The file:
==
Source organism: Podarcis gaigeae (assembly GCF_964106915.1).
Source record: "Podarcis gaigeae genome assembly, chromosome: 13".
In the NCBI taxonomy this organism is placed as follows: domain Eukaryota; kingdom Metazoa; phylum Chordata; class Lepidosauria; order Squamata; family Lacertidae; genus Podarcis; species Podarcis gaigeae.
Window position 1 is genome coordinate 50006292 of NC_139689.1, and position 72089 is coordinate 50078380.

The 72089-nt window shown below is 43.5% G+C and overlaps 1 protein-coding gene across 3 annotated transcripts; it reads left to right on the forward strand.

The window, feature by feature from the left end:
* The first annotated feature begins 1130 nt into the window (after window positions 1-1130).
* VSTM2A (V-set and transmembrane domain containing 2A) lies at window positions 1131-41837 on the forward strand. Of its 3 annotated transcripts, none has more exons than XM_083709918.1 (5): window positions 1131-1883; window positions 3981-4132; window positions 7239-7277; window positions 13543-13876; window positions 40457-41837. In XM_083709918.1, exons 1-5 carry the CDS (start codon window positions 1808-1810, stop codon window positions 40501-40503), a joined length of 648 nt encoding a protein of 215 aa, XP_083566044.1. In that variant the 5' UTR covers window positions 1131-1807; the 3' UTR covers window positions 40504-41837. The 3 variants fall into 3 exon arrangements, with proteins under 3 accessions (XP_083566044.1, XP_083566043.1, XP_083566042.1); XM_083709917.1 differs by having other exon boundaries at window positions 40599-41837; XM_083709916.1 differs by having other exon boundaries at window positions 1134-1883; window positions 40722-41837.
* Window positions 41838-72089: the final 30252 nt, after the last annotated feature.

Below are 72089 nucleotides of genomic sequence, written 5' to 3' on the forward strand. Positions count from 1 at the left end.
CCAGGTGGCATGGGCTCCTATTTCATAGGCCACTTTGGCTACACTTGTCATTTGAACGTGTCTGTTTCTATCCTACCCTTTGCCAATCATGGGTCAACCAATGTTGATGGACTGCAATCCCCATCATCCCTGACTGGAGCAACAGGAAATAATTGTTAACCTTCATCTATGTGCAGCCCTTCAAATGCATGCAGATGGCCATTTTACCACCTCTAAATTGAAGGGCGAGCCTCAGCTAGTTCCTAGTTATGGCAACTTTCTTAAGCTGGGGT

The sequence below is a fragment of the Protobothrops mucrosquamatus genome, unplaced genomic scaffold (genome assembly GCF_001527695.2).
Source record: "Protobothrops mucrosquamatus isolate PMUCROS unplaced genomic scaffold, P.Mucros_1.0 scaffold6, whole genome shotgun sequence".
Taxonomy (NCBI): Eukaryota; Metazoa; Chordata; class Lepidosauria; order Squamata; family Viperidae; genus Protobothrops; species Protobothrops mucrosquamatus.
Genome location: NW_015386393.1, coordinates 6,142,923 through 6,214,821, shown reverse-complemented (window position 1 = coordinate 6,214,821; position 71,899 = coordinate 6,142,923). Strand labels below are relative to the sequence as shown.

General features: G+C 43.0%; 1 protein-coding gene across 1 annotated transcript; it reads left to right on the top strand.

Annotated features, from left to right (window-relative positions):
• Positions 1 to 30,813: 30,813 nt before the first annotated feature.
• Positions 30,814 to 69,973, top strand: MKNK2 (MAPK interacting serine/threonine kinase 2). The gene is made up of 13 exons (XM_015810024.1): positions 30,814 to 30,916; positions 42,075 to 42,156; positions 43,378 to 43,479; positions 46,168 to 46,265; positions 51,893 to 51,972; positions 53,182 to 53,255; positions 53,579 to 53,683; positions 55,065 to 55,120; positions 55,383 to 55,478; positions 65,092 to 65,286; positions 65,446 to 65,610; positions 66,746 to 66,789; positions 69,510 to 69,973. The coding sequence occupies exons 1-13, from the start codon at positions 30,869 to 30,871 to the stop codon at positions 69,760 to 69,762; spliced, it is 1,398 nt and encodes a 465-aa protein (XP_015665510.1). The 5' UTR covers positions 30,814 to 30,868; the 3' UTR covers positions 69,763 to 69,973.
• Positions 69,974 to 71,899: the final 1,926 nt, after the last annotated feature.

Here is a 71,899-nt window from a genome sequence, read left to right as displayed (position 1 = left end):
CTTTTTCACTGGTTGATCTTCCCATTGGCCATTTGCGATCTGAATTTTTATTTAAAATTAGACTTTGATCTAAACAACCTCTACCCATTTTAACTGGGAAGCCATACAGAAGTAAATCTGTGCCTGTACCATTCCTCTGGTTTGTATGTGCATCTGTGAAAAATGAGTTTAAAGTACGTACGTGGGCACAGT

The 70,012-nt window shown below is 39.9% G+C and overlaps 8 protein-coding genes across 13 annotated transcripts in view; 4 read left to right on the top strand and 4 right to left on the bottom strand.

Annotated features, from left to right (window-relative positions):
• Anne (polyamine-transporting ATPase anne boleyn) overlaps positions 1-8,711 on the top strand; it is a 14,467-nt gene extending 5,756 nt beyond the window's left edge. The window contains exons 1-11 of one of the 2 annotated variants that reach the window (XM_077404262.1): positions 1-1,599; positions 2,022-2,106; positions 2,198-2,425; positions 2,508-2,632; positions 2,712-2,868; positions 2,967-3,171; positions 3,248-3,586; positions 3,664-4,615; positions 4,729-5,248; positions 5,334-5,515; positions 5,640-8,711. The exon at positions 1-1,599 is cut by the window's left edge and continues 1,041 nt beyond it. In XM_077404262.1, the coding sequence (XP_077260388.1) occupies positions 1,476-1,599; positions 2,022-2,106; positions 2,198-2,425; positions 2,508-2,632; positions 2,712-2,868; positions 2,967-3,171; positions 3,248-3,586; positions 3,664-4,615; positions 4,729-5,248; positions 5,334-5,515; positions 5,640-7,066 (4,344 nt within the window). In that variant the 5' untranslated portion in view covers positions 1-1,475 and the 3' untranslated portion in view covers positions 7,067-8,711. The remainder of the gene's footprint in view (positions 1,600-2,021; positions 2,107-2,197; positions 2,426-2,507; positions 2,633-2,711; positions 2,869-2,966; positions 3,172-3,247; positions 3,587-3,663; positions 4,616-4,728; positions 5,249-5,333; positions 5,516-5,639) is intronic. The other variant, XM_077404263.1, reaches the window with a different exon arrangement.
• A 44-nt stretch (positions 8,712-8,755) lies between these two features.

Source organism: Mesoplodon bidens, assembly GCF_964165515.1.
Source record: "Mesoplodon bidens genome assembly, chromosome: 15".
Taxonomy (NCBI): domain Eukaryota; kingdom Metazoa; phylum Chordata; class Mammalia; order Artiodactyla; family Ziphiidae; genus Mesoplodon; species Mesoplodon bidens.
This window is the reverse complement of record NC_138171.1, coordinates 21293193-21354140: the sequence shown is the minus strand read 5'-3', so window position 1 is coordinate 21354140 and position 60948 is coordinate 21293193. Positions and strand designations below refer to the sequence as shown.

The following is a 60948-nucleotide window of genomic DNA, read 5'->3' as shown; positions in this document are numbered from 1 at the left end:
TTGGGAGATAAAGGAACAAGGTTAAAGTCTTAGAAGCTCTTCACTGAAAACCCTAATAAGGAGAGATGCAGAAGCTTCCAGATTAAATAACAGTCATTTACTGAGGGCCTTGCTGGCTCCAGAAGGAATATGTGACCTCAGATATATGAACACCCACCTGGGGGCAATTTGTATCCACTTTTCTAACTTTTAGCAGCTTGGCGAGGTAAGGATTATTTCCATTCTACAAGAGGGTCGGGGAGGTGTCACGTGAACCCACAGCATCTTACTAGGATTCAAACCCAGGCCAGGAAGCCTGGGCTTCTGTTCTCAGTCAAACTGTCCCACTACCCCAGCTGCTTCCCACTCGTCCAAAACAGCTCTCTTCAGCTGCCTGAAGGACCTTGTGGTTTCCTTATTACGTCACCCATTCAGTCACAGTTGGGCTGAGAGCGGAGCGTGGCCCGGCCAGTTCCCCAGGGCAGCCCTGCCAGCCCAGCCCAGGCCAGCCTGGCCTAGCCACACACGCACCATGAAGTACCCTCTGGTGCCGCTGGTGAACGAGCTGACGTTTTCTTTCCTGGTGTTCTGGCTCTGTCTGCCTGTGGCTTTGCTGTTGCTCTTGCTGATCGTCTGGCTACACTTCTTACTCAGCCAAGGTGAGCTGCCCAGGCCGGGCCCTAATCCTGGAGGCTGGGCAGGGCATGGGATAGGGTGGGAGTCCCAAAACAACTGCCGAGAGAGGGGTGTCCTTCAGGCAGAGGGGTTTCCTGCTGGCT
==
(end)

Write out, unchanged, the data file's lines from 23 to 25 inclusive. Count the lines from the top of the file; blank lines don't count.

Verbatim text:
The 70,012-nt window shown below is 39.9% G+C and overlaps 8 protein-coding genes across 13 annotated transcripts in view; 4 read left to right on the top strand and 4 right to left on the bottom strand.

Annotated features, from left to right (window-relative positions):
• Anne (polyamine-transporting ATPase anne boleyn) overlaps positions 1-8,711 on the top strand; it is a 14,467-nt gene extending 5,756 nt beyond the window's left edge. The window contains exons 1-11 of one of the 2 annotated variants that reach the window (XM_077404262.1): positions 1-1,599; positions 2,022-2,106; positions 2,198-2,425; positions 2,508-2,632; positions 2,712-2,868; positions 2,967-3,171; positions 3,248-3,586; positions 3,664-4,615; positions 4,729-5,248; positions 5,334-5,515; positions 5,640-8,711. The exon at positions 1-1,599 is cut by the window's left edge and continues 1,041 nt beyond it. In XM_077404262.1, the coding sequence (XP_077260388.1) occupies positions 1,476-1,599; positions 2,022-2,106; positions 2,198-2,425; positions 2,508-2,632; positions 2,712-2,868; positions 2,967-3,171; positions 3,248-3,586; positions 3,664-4,615; positions 4,729-5,248; positions 5,334-5,515; positions 5,640-7,066 (4,344 nt within the window). In that variant the 5' untranslated portion in view covers positions 1-1,475 and the 3' untranslated portion in view covers positions 7,067-8,711. The remainder of the gene's footprint in view (positions 1,600-2,021; positions 2,107-2,197; positions 2,426-2,507; positions 2,633-2,711; positions 2,869-2,966; positions 3,172-3,247; positions 3,587-3,663; positions 4,616-4,728; positions 5,249-5,333; positions 5,516-5,639) is intronic. The other variant, XM_077404263.1, reaches the window with a different exon arrangement.